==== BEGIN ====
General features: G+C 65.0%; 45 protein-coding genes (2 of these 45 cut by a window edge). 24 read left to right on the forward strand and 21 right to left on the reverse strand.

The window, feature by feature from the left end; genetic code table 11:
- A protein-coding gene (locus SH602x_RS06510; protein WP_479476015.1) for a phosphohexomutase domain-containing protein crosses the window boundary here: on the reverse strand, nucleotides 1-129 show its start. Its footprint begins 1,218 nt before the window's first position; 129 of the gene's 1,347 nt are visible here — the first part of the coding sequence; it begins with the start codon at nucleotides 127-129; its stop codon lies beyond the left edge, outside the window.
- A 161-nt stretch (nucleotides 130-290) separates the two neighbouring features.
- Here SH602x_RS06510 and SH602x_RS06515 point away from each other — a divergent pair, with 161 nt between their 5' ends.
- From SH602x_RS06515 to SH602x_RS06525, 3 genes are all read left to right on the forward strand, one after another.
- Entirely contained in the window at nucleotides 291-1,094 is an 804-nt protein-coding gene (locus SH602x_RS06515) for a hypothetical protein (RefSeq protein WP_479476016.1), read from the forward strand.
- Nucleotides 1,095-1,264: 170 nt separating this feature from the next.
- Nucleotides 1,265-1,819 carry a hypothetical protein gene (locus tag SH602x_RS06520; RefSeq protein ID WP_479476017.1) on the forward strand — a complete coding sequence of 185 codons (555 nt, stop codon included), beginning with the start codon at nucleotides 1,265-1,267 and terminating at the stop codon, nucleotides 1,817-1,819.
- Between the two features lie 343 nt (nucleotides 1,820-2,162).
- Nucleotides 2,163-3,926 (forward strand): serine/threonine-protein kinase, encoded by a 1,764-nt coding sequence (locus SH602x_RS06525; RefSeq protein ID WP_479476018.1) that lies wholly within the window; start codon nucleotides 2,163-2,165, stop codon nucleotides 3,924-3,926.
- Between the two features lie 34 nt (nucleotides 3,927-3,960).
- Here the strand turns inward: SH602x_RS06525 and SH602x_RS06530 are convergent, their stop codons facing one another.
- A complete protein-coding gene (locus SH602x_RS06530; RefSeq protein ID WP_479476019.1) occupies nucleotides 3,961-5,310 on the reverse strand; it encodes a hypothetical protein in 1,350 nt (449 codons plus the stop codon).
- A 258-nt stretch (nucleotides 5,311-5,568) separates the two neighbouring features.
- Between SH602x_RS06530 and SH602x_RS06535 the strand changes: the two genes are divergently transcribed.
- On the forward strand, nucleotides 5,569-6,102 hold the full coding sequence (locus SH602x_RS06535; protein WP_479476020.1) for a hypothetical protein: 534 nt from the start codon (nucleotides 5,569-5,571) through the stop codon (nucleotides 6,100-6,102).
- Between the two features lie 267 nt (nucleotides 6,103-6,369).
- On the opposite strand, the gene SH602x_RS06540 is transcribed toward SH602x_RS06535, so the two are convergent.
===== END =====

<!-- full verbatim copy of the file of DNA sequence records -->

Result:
General features: G+C 65.0%; 45 protein-coding genes (2 of these 45 cut by a window edge). 24 read left to right on the forward strand and 21 right to left on the reverse strand.

The window, feature by feature from the left end; genetic code table 11:
- A protein-coding gene (locus SH602x_RS06510; protein WP_479476015.1) for a phosphohexomutase domain-containing protein crosses the window boundary here: on the reverse strand, nucleotides 1-129 show its start. Its footprint begins 1,218 nt before the window's first position; 129 of the gene's 1,347 nt are visible here — the first part of the coding sequence; it begins with the start codon at nucleotides 127-129; its stop codon lies beyond the left edge, outside the window.
- A 161-nt stretch (nucleotides 130-290) separates the two neighbouring features.
- Here SH602x_RS06510 and SH602x_RS06515 point away from each other — a divergent pair, with 161 nt between their 5' ends.
- From SH602x_RS06515 to SH602x_RS06525, 3 genes are all read left to right on the forward strand, one after another.
- Entirely contained in the window at nucleotides 291-1,094 is an 804-nt protein-coding gene (locus SH602x_RS06515) for a hypothetical protein (RefSeq protein WP_479476016.1), read from the forward strand.
- Nucleotides 1,095-1,264: 170 nt separating this feature from the next.
- Nucleotides 1,265-1,819 carry a hypothetical protein gene (locus tag SH602x_RS06520; RefSeq protein ID WP_479476017.1) on the forward strand — a complete coding sequence of 185 codons (555 nt, stop codon included), beginning with the start codon at nucleotides 1,265-1,267 and terminating at the stop codon, nucleotides 1,817-1,819.
- Between the two features lie 343 nt (nucleotides 1,820-2,162).
- Nucleotides 2,163-3,926 (forward strand): serine/threonine-protein kinase, encoded by a 1,764-nt coding sequence (locus SH602x_RS06525; RefSeq protein ID WP_479476018.1) that lies wholly within the window; start codon nucleotides 2,163-2,165, stop codon nucleotides 3,924-3,926.
- Between the two features lie 34 nt (nucleotides 3,927-3,960).
- Here the strand turns inward: SH602x_RS06525 and SH602x_RS06530 are convergent, their stop codons facing one another.
- A complete protein-coding gene (locus SH602x_RS06530; RefSeq protein ID WP_479476019.1) occupies nucleotides 3,961-5,310 on the reverse strand; it encodes a hypothetical protein in 1,350 nt (449 codons plus the stop codon).
- A 258-nt stretch (nucleotides 5,311-5,568) separates the two neighbouring features.
- Between SH602x_RS06530 and SH602x_RS06535 the strand changes: the two genes are divergently transcribed.
- On the forward strand, nucleotides 5,569-6,102 hold the full coding sequence (locus SH602x_RS06535; protein WP_479476020.1) for a hypothetical protein: 534 nt from the start codon (nucleotides 5,569-5,571) through the stop codon (nucleotides 6,100-6,102).
- Between the two features lie 267 nt (nucleotides 6,103-6,369).
- On the opposite strand, the gene SH602x_RS06540 is transcribed toward SH602x_RS06535, so the two are convergent.